These two are NOT the SAME market with different perception of risk. That is the junk bonds VS investment grade, both long term, but different risk perception. The duration of the bonds indicates differences in money market liquidity stress and long term investment perspective.
      This is my engineering understanding of the business, so I could be wrong.

      • DIVYA PATHAK says:

        Thanks for that! I’m an engineer and that was a perfect match to this mind :-)

  11. Gian says:

    Historically, even when yeld inversions predicted recessions, the recessions happened on the average about one year later.
    Not such a useful predictor in my opinion, not even if it worked.

    • Rob D says:

      Jan 2006 is the last time the yield curve began its inversion. I agree with you. Even when it began to invert, it was 2 years later before the real pain was felt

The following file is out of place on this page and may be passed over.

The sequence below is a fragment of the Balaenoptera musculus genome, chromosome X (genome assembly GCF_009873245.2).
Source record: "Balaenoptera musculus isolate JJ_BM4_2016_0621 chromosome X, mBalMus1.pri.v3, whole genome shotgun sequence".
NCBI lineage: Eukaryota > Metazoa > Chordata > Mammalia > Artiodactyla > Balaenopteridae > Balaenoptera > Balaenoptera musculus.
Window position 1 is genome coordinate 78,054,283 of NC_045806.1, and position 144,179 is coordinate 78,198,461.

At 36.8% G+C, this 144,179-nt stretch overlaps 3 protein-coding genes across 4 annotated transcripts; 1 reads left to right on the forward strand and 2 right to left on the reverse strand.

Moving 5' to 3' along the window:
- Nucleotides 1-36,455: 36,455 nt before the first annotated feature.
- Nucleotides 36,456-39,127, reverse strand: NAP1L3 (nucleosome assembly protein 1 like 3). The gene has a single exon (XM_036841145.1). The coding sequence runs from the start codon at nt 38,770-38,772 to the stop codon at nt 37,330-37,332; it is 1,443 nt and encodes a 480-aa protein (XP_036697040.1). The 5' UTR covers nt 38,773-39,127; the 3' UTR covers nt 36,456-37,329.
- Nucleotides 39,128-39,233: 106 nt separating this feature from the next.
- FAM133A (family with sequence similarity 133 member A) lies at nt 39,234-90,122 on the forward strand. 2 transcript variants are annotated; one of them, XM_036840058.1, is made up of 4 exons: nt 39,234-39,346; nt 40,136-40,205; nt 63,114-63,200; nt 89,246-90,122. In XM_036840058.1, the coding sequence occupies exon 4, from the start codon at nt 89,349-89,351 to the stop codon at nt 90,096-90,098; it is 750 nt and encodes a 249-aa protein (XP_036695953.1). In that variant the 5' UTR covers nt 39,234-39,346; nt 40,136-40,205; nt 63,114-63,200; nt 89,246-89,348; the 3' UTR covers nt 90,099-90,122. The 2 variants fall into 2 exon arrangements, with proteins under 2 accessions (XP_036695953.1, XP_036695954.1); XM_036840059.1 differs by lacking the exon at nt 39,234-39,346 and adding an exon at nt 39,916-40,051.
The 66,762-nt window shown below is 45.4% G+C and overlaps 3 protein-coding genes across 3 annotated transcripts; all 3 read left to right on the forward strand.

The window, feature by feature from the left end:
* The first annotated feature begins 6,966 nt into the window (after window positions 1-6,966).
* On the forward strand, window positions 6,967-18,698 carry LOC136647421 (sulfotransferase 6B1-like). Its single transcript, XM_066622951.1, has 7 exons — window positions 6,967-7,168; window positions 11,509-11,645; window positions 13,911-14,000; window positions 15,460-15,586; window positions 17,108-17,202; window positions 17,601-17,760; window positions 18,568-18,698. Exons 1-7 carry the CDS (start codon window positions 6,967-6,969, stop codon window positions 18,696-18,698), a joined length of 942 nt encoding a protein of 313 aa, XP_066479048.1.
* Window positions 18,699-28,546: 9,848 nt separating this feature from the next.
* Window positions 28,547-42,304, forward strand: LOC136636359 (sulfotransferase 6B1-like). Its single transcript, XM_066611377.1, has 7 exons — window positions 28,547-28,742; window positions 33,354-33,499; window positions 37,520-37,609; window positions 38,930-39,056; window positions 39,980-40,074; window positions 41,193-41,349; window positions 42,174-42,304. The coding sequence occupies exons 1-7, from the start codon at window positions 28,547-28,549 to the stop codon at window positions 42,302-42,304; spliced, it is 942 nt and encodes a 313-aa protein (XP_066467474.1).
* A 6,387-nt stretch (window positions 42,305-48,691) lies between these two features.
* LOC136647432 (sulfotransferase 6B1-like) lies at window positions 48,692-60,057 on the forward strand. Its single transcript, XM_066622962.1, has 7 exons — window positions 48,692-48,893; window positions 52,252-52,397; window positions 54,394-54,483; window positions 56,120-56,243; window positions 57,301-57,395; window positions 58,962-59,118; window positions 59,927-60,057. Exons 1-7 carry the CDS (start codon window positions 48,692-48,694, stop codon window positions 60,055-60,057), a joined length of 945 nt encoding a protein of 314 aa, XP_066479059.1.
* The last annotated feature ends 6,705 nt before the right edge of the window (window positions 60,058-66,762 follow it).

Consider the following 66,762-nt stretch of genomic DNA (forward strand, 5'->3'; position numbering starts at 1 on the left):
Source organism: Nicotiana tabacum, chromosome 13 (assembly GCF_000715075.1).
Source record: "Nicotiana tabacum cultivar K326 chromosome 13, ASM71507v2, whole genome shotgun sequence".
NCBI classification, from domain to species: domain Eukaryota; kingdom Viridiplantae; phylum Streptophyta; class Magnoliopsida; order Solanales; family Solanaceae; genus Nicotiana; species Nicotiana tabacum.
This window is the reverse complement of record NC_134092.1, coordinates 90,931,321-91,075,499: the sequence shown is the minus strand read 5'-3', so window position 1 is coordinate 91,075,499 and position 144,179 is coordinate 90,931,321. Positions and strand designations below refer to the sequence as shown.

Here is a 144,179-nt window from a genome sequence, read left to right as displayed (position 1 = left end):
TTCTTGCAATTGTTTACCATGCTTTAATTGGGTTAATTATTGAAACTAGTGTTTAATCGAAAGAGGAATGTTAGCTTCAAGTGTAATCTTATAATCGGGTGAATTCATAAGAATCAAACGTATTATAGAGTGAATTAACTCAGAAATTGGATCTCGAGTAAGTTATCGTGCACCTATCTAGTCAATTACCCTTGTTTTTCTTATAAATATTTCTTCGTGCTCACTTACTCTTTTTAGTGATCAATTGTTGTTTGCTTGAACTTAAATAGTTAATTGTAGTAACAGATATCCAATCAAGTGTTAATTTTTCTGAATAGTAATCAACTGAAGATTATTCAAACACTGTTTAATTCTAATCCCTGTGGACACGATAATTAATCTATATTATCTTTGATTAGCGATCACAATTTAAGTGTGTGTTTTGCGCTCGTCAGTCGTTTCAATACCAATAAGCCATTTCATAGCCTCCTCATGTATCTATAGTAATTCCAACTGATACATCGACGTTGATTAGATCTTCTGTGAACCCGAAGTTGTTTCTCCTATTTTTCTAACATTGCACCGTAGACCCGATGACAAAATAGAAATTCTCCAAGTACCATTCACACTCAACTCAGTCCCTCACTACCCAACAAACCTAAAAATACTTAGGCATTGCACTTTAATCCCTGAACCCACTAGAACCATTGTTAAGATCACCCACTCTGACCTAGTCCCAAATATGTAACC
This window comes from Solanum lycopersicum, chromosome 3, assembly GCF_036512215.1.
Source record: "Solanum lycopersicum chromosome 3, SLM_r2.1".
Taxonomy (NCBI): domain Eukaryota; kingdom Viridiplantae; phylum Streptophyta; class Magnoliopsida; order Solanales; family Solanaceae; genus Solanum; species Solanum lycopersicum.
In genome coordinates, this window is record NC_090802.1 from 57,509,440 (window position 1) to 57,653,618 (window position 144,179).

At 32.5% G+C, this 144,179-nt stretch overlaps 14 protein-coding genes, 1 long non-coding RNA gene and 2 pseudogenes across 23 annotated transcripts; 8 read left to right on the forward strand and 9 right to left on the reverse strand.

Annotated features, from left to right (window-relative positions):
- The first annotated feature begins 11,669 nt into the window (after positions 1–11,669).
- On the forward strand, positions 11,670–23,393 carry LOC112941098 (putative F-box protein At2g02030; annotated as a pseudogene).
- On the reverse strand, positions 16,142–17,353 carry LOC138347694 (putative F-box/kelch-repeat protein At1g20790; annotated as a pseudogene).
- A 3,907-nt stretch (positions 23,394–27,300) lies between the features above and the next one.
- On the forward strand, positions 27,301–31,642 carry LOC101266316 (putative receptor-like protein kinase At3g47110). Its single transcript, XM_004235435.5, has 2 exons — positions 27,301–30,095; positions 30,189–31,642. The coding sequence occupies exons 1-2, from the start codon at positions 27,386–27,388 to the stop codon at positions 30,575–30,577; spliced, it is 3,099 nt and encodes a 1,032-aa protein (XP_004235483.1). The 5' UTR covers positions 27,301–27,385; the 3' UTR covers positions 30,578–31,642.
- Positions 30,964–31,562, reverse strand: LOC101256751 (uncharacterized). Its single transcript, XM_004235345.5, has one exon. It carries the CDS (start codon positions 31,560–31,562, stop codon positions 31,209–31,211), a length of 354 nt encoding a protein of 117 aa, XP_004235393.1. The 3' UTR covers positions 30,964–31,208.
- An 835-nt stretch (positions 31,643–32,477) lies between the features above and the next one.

• California Bob says:

      Perhaps the yield curve has become more of a self-fulfilling prophecy; i.e., due to past experience, investors see the curve flatten, then jump out of investments in anticipation of ‘inversion,’ and a recession ensues. Reminds me of technical analysis of the stock market; you might as well read tea leaves, but the devotees see a mythical formation–‘head and shoulders double teacup triple whammy’ and jump on or off the bandwagon, causing the very result they anticipated.

  12. wkevinw says:

    You have to give them credit for courage to cherry pick their data to fit their needs.

    It’s also nice for them to always say they cannot foresee/predict bubbles, bear markets, recessions. (begs the question of what good is the “science” of economics then….)

    This kind of “communication” (obfuscation) works well for them.

  13. Wendy says:

    If I have $100,000 to invest in bonds, why in the world would I buy a 10 or 30 yr if I can get a decent return on a 2yr? Knowing long bonds can drop about 7% for each 1% rise in the fed funds rate, and that the fed has broadcasted it intends to raise rates further, who the hell is buying this long-term crap, and why?